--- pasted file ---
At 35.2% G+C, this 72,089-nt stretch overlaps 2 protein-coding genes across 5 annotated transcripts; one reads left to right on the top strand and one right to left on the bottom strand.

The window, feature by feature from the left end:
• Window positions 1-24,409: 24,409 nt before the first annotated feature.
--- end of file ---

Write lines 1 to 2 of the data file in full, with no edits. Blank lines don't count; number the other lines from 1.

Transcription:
At 35.2% G+C, this 72,089-nt stretch overlaps 2 protein-coding genes across 5 annotated transcripts; one reads left to right on the top strand and one right to left on the bottom strand.

The window, feature by feature from the left end: